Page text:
David Fickling Books | reviewed by Lisa Botwright

This has all the charm of Rudyard Kipling’s The Jungle Book (our hero Samkad is not an orphan like Mowgli, but he has the same guileless affinity with the natural world) along with all the disturbing misanthropy of Joseph Conrad’s The Heart of Darkness: the seminal Victorian novella that dared to raise questions about imperialism and racism; or their modern day counterparts, Avatar and Apocalypse Now.

Ten year old Samkad lives an idyllic life in a Filipino village, enjoying play with his friend and his dog. He did not know ‘it was possible for there to be people with hair a colour other than black and skin a colour other than brown’. When the sunburnt Americans arrive ‘with spears that eject missiles called bullets’, his village’s way of life changes forever.

In her notes, Filipino author Gourlay writes that when she originally researched the US invasion of 1899 (known tellingly in America as the ‘Filipino Uprising’) she couldn’t find any unfiltered Filipino voices; instead she was moved to write a fictional account, to give a voice ‘to the multitude that need to be heard’.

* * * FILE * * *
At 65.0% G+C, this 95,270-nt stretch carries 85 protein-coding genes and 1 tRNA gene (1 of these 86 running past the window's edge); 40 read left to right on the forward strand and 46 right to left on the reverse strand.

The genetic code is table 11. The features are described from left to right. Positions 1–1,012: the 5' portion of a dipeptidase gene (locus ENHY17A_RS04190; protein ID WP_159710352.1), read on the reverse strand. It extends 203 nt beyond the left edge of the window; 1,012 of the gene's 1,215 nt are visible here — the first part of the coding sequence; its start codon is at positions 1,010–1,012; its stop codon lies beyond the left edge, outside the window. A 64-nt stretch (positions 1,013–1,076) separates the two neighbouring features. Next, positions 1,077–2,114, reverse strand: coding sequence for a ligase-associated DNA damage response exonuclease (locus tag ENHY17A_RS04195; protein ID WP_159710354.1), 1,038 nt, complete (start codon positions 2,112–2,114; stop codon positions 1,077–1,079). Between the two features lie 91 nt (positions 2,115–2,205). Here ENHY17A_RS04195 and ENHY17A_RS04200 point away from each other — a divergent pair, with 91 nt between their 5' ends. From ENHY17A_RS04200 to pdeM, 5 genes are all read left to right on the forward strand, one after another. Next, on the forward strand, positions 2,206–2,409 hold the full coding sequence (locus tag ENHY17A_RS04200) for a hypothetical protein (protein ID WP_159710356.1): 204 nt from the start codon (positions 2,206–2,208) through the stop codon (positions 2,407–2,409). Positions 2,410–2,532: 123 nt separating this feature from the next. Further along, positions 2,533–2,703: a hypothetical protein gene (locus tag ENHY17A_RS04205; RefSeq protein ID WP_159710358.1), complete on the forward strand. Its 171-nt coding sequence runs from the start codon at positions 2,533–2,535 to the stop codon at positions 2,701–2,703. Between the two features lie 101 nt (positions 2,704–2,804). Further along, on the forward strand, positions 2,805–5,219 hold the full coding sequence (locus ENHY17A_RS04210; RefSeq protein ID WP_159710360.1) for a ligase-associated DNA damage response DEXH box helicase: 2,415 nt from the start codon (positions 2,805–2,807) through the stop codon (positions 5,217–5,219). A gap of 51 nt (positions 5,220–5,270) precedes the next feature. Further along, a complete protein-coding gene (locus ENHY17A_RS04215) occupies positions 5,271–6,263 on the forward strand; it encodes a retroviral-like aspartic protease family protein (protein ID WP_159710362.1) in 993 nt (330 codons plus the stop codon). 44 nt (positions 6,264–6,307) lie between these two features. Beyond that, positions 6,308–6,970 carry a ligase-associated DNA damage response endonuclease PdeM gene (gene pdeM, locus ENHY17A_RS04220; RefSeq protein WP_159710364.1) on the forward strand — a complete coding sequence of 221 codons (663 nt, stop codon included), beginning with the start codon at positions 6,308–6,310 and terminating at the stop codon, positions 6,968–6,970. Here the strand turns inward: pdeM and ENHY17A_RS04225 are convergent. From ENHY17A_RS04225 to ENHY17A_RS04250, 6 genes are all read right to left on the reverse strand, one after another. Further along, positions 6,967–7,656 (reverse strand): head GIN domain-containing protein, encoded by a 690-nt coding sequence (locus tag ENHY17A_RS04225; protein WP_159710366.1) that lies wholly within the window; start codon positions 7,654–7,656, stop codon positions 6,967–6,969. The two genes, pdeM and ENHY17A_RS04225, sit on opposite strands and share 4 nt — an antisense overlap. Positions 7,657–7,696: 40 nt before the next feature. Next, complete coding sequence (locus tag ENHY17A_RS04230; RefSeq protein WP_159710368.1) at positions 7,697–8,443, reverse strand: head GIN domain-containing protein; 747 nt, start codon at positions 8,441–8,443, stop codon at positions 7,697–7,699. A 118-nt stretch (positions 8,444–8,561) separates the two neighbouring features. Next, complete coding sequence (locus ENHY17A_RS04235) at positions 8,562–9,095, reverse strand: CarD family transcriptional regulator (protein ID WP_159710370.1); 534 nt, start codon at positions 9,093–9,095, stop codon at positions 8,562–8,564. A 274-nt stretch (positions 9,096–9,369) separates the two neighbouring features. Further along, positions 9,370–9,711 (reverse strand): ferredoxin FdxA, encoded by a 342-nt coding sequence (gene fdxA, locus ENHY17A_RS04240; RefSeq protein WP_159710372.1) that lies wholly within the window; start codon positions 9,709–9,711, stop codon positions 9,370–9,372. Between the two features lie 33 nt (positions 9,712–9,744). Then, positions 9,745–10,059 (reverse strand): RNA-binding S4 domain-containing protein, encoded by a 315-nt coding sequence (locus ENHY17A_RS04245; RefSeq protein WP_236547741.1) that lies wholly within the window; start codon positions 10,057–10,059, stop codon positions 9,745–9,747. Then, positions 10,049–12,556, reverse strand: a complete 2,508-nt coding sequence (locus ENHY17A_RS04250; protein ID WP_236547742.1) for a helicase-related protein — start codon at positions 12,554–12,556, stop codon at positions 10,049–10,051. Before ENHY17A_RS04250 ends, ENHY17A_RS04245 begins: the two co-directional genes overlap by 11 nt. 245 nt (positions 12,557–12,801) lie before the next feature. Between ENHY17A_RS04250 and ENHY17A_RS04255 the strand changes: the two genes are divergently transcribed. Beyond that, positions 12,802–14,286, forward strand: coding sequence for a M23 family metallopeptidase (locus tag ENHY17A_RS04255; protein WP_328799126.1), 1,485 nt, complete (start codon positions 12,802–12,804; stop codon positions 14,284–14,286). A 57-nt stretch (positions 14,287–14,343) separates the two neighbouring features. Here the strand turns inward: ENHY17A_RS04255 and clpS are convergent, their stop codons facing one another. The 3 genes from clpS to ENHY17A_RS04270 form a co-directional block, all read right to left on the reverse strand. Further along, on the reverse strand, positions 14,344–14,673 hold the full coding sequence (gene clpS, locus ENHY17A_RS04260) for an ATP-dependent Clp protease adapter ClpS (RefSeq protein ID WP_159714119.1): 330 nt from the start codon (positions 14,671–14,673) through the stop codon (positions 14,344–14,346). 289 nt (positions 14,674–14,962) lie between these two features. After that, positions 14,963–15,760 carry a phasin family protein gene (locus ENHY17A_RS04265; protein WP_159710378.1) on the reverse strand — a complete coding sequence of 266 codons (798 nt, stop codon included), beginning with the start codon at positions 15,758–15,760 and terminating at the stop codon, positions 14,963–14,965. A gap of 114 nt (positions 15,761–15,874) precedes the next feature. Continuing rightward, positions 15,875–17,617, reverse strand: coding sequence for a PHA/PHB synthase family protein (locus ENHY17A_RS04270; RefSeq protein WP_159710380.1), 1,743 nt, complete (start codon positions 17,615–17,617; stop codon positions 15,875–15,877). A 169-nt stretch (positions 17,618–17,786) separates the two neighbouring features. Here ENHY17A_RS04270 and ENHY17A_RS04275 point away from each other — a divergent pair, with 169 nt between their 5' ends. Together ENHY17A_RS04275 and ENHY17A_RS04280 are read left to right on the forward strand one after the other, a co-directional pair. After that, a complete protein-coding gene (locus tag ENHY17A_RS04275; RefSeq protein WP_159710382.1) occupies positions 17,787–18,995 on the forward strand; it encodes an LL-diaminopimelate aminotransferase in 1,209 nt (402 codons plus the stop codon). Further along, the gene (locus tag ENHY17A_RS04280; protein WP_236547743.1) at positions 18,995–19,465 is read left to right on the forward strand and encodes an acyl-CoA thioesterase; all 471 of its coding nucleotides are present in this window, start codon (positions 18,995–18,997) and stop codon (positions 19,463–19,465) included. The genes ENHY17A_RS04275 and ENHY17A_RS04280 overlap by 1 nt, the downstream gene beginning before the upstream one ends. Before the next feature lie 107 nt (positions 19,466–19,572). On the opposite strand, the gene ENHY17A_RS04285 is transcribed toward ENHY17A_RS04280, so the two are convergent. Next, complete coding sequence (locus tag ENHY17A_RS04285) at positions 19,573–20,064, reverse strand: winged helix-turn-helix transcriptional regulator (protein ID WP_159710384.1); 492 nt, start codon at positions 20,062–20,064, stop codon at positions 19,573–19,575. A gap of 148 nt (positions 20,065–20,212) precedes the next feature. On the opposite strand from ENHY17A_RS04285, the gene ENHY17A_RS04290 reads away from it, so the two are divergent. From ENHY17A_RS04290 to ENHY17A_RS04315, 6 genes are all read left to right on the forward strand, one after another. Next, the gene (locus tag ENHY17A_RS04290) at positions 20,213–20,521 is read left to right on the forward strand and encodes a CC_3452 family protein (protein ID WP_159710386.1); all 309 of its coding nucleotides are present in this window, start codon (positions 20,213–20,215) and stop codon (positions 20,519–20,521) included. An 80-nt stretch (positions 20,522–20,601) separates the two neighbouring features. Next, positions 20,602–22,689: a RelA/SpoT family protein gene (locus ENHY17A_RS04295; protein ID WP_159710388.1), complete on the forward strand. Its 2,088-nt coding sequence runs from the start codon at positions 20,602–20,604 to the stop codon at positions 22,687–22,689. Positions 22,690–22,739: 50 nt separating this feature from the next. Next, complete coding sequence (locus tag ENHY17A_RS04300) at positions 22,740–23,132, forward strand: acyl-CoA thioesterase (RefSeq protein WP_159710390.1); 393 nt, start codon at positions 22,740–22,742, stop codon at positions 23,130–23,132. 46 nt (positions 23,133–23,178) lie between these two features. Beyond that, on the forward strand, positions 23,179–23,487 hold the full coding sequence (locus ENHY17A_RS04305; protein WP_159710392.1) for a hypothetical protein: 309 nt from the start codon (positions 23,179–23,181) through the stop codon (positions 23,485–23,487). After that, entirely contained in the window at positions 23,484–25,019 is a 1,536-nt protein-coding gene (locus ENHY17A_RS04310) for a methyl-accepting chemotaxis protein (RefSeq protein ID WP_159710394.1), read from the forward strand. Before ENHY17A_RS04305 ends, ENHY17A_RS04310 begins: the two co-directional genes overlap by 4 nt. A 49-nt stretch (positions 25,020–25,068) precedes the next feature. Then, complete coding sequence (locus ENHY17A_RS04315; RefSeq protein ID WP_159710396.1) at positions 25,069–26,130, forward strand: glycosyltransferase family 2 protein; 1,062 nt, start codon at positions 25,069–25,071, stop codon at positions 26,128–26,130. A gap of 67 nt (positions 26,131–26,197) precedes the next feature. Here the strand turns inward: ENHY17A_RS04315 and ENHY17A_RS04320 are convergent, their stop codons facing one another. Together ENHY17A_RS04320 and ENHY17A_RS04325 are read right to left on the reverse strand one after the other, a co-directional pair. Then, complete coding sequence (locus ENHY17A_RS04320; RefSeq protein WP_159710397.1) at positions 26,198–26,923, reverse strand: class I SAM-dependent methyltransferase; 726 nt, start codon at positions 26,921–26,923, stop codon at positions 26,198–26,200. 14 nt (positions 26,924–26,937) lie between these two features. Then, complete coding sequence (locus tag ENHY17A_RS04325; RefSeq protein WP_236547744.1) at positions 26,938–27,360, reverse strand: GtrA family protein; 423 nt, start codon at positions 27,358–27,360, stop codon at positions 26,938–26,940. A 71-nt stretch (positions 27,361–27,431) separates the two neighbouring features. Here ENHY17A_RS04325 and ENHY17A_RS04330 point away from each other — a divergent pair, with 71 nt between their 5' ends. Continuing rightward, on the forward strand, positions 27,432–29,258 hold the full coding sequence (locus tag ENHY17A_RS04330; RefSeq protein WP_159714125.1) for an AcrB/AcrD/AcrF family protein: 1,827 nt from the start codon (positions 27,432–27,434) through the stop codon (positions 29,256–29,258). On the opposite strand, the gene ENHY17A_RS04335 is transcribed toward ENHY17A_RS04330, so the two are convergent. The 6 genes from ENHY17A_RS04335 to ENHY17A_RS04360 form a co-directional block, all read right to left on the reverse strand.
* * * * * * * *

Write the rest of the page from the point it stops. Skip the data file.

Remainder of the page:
While cruelty and injustice pervade, this book nonetheless radiates a compelling warmth. Samkad’s growing maturity and the way he navigates his relationships with his friends and family are heartwarming; and while it would have been easy to resort to racial stereotypes; the characters are good and bad, compelling or repugnant, despite the colour of their skin.

Orphan Monster Spy: Matt Killeen

Usborne | reviewed by Lisa Botwright

As a Jewish child in Berlin at the outbreak of WWII, Sarah’s life is at risk; indeed, she has already lost her whole family and is living by her wits, attempting to flee to the relative safety of Switzerland. When she narrowly escapes capture by a German Captain, he whispers, ‘trust no-one’ – and yet somehow she intuits that this is someone she might just be able to put her faith in.

The Captain takes Sarah under his wing and places her in a boarding school exclusively for the Nazi elite. Here, as danger surrounds her, she’s forced to become a model example of a young National Socialist, learning songs celebrating the glory of the Third Reich and denouncing its Jewish enemies. She’s an ‘orphan’ and a ‘spy’, but she’ll never be a ‘monster’ like them. Yet will her cover eventually be blown? And what will happen to her if it does?